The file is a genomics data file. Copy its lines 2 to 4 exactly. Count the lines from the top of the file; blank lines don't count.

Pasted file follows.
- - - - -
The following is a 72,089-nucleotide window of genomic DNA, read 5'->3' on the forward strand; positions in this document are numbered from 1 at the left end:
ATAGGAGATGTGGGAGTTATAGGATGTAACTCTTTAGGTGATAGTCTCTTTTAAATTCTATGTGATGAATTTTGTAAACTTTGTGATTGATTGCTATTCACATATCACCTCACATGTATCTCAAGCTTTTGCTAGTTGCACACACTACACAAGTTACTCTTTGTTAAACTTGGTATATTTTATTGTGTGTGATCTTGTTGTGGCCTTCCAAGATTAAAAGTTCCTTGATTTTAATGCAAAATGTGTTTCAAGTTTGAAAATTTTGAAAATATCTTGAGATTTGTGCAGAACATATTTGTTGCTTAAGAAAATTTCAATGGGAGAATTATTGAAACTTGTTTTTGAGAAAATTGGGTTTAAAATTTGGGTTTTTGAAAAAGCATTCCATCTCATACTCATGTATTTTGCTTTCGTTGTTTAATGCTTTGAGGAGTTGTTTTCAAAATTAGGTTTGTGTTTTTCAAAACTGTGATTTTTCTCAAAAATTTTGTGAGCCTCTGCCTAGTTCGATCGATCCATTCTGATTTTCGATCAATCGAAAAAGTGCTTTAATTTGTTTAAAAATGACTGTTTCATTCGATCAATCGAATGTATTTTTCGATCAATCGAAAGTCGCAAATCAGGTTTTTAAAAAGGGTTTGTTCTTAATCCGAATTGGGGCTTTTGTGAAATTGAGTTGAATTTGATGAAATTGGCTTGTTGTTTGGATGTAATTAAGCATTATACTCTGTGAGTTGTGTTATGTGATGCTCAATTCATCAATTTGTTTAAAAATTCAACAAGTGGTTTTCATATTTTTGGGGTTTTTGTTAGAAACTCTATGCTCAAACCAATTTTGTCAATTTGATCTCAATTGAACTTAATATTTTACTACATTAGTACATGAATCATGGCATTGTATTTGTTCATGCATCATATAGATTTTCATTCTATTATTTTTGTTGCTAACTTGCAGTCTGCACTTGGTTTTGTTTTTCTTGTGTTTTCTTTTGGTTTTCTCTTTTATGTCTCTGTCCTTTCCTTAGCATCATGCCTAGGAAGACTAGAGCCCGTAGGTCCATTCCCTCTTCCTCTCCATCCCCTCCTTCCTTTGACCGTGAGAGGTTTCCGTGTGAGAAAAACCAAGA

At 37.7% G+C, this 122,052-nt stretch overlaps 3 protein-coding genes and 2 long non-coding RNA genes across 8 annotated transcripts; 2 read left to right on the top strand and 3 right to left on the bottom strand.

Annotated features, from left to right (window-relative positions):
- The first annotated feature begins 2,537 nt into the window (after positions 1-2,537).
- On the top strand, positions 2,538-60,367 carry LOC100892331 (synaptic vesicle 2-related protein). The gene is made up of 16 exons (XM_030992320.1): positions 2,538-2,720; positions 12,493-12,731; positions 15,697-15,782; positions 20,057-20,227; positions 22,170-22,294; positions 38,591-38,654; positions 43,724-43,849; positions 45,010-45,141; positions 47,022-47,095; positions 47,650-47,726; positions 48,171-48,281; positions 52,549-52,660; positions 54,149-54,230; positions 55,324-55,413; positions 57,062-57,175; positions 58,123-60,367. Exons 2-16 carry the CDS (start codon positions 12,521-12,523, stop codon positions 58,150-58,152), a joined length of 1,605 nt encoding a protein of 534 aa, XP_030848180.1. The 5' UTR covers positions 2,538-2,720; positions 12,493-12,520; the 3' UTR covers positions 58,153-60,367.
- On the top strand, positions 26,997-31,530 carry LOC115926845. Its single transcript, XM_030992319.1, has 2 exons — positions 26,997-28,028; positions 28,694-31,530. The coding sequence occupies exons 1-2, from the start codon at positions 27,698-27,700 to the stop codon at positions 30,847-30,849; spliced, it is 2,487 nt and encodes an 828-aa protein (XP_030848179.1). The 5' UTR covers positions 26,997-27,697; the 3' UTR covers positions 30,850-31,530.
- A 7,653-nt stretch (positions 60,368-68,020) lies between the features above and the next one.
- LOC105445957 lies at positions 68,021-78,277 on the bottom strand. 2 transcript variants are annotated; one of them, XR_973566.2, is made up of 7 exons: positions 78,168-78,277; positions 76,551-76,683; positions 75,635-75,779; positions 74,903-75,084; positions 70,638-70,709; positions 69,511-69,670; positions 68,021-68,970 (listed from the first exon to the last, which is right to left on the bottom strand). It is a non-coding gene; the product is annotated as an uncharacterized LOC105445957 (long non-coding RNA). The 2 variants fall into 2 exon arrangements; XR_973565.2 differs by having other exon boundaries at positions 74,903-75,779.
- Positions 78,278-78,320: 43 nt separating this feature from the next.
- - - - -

ATAGGAGATGTGGGAGTTATAGGATGTAACTCTTTAGGTGATAGTCTCTTTTAAATTCTATGTGATGAATTTTGTAAACTTTGTGATTGATTGCTATTCACATATCACCTCACATGTATCTCAAGCTTTTGCTAGTTGCACACACTACACAAGTTACTCTTTGTTAAACTTGGTATATTTTATTGTGTGTGATCTTGTTGTGGCCTTCCAAGATTAAAAGTTCCTTGATTTTAATGCAAAATGTGTTTCAAGTTTGAAAATTTTGAAAATATCTTGAGATTTGTGCAGAACATATTTGTTGCTTAAGAAAATTTCAATGGGAGAATTATTGAAACTTGTTTTTGAGAAAATTGGGTTTAAAATTTGGGTTTTTGAAAAAGCATTCCATCTCATACTCATGTATTTTGCTTTCGTTGTTTAATGCTTTGAGGAGTTGTTTTCAAAATTAGGTTTGTGTTTTTCAAAACTGTGATTTTTCTCAAAAATTTTGTGAGCCTCTGCCTAGTTCGATCGATCCATTCTGATTTTCGATCAATCGAAAAAGTGCTTTAATTTGTTTAAAAATGACTGTTTCATTCGATCAATCGAATGTATTTTTCGATCAATCGAAAGTCGCAAATCAGGTTTTTAAAAAGGGTTTGTTCTTAATCCGAATTGGGGCTTTTGTGAAATTGAGTTGAATTTGATGAAATTGGCTTGTTGTTTGGATGTAATTAAGCATTATACTCTGTGAGTTGTGTTATGTGATGCTCAATTCATCAATTTGTTTAAAAATTCAACAAGTGGTTTTCATATTTTTGGGGTTTTTGTTAGAAACTCTATGCTCAAACCAATTTTGTCAATTTGATCTCAATTGAACTTAATATTTTACTACATTAGTACATGAATCATGGCATTGTATTTGTTCATGCATCATATAGATTTTCATTCTATTATTTTTGTTGCTAACTTGCAGTCTGCACTTGGTTTTGTTTTTCTTGTGTTTTCTTTTGGTTTTCTCTTTTATGTCTCTGTCCTTTCCTTAGCATCATGCCTAGGAAGACTAGAGCCCGTAGGTCCATTCCCTCTTCCTCTCCATCCCCTCCTTCCTTTGACCGTGAGAGGTTTCCGTGTGAGAAAAACCAAGA

At 37.7% G+C, this 122,052-nt stretch overlaps 3 protein-coding genes and 2 long non-coding RNA genes across 8 annotated transcripts; 2 read left to right on the top strand and 3 right to left on the bottom strand.

Annotated features, from left to right (window-relative positions):